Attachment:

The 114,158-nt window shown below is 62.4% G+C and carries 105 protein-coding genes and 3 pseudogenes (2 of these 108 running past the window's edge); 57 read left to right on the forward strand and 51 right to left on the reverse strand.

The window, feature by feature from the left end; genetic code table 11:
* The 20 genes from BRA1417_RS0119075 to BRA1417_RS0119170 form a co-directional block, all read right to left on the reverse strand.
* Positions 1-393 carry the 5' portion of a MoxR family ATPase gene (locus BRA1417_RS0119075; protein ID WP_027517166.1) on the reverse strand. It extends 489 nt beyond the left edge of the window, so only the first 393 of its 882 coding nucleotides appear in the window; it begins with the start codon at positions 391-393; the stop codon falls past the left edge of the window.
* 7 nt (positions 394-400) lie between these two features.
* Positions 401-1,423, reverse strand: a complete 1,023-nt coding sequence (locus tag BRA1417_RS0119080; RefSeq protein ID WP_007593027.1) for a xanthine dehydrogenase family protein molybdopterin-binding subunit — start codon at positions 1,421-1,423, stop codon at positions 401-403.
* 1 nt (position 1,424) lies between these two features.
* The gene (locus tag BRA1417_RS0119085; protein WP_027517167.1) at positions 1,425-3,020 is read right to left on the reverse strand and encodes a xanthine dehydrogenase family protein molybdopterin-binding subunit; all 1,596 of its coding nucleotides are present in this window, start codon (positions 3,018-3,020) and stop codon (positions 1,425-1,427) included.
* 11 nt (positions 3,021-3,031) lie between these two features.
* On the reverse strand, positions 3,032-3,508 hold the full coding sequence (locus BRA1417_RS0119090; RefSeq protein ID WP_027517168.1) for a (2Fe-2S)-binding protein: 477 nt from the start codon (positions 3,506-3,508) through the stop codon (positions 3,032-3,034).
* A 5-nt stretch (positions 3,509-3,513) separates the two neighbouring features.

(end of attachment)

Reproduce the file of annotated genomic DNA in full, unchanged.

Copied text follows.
The 114,158-nt window shown below is 62.4% G+C and carries 105 protein-coding genes and 3 pseudogenes (2 of these 108 running past the window's edge); 57 read left to right on the forward strand and 51 right to left on the reverse strand.

The window, feature by feature from the left end; genetic code table 11:
* The 20 genes from BRA1417_RS0119075 to BRA1417_RS0119170 form a co-directional block, all read right to left on the reverse strand.
* Positions 1-393 carry the 5' portion of a MoxR family ATPase gene (locus BRA1417_RS0119075; protein ID WP_027517166.1) on the reverse strand. It extends 489 nt beyond the left edge of the window, so only the first 393 of its 882 coding nucleotides appear in the window; it begins with the start codon at positions 391-393; the stop codon falls past the left edge of the window.
* 7 nt (positions 394-400) lie between these two features.
* Positions 401-1,423, reverse strand: a complete 1,023-nt coding sequence (locus tag BRA1417_RS0119080; RefSeq protein ID WP_007593027.1) for a xanthine dehydrogenase family protein molybdopterin-binding subunit — start codon at positions 1,421-1,423, stop codon at positions 401-403.
* 1 nt (position 1,424) lies between these two features.
* The gene (locus tag BRA1417_RS0119085; protein WP_027517167.1) at positions 1,425-3,020 is read right to left on the reverse strand and encodes a xanthine dehydrogenase family protein molybdopterin-binding subunit; all 1,596 of its coding nucleotides are present in this window, start codon (positions 3,018-3,020) and stop codon (positions 1,425-1,427) included.
* 11 nt (positions 3,021-3,031) lie between these two features.
* On the reverse strand, positions 3,032-3,508 hold the full coding sequence (locus BRA1417_RS0119090; RefSeq protein ID WP_027517168.1) for a (2Fe-2S)-binding protein: 477 nt from the start codon (positions 3,506-3,508) through the stop codon (positions 3,032-3,034).
* A 5-nt stretch (positions 3,509-3,513) separates the two neighbouring features.